Bundler, Meet Bower

Bundler is a package management tool for ruby gems. It takes in a ruby file with a list of gems and version numbers, like this:

source 'https://rubygems.org'

gem 'rails', '4.0.0'
gem 'sqlite3'
gem 'sass-rails', '~> 4.0.0'
gem 'uglifier', '>= 1.3.0'
gem 'coffee-rails', '~> 4.0.0'
gem 'jquery-rails'

and a single command:

bundle install

and magically downloads all the dependencies for your project, so you don’t have to hunt them down yourself or store them in your git repository.

That means that when you update a dependency, rather than see all the changes to that dependency in your git history, you see this:

-gem 'rails', '4.0.0'
+gem 'rails', '4.0.1' 

Beautiful! Elegant and succinct – everything that I want to know expressed in one line.

Bundler: The best way to package your application's dependencies.

But now wait, what about all those pesky assets? What do we do when we want to update our version of Backbone.js? Well, without a package manager, we’ll end up with an ugly commit like this.

What? Did I make all those changes? No, but it sure looks like I did.

And how do I know that Backbone.js depends on jQuery and Underscore.js? I just need to know. And if the dependencies change, I’ll have to go hunt down the documentation to see what the new ones are.

Yuck. Not elegant at all.

It’s amazing to me that most of the Rails community seems satisfied with this sorry state of affairs. I supect that this is one of many factors contributing to the slow uptake of Javascript frameworks like Backbone.js by Rails developers.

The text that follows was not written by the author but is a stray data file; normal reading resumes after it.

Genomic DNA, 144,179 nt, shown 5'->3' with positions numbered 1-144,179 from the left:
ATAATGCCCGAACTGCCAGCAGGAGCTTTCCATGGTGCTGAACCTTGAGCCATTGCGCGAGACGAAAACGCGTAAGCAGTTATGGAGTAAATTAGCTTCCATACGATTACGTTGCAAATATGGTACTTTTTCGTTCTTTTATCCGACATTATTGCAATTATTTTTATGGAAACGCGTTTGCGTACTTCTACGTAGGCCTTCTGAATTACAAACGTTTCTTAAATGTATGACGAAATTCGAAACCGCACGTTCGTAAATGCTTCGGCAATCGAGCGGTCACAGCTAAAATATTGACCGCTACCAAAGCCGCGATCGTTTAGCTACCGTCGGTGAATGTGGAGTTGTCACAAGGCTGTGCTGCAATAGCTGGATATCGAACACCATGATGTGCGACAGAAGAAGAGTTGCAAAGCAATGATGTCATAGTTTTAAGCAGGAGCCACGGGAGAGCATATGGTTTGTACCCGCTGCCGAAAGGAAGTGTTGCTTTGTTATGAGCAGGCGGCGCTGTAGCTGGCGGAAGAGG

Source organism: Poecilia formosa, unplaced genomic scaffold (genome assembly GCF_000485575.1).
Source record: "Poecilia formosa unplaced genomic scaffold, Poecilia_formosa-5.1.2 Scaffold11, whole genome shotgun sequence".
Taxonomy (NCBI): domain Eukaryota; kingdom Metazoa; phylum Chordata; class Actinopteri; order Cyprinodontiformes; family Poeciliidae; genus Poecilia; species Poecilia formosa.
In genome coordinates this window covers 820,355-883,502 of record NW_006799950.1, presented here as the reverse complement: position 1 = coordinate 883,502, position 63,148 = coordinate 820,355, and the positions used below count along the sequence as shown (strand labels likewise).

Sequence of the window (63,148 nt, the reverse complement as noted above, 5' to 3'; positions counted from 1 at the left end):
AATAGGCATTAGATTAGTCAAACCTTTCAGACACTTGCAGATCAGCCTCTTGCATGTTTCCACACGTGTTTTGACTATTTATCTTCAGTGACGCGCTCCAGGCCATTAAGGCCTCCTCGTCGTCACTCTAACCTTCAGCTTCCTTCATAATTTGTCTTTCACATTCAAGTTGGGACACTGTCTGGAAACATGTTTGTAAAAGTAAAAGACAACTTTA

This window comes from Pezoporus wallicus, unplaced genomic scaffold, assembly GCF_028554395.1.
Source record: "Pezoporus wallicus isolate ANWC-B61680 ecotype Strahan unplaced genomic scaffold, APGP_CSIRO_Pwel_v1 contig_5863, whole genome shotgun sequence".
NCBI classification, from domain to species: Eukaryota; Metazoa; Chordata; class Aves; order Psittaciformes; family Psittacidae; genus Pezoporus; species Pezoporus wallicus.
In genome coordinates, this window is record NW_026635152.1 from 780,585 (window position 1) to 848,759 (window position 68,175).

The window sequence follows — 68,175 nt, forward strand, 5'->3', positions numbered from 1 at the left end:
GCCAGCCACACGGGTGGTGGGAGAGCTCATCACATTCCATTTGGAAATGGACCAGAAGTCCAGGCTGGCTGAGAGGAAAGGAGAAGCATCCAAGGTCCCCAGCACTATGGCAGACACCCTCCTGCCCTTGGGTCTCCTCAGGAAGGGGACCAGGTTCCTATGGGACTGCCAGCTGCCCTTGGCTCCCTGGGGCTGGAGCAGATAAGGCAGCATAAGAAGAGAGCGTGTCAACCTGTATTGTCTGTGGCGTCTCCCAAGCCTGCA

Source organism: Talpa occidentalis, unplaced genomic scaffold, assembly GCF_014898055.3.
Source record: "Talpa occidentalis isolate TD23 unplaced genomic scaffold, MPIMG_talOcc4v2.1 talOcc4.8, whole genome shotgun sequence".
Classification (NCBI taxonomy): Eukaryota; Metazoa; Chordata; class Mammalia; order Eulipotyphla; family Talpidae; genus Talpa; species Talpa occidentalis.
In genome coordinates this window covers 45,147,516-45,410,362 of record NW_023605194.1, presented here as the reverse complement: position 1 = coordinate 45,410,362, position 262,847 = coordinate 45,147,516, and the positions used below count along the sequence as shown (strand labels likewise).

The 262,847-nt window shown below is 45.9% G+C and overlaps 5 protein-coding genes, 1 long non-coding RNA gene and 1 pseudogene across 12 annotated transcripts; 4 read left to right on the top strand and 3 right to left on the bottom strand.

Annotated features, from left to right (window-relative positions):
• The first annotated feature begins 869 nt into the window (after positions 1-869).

If assets are first-class citizens, then they deserve to be managed as such.

Enter Bower, a package management tool for javascript libraries. It takes in a JSON file with a list of javascript dependencies and version numbers, like this:

{
  "name": "bower dependencies",
  "dependencies": {
    "backbone": "1.0.0",
    "backbone-relational": "0.8.5",
    "jquery": "1.10.1",
    "jquery-timeago": "https://raw.github.com/rmm5t/jquery-timeago/b311508ee019650200f552015a48f69de18c5857/jquery.timeago.js",
    "underscore": "1.4.4",
    "jquery-masonry": "http://www.fishspotr.com/jquery.masonry.js",
    "jquery-autosize": "latest"
  },
  "devDependencies": {
    "sinon": "http://sinonjs.org/releases/sinon-1.4.2.js",
    "jasmine-sinon": "0.1.0"
  }
}

and a single command:

bower install

and magically downloads all the dependencies for your project, so you don’t have to hunt them down yourself or store them in your git repository.

That means that when you update a dependency, rather than see all the changes to that dependency in your git history, you see this:

-    "backbone": "1.0.0",
+    "backbone": "1.1.0",

Beautiful! Elegant and succinct – everything that I want to know expressed in one line.

Bower: A package manager for the web.

The amazing thing is that these two package managers work beautifully in tandem: bundler for backend packages (gems) and bower for front-end assets.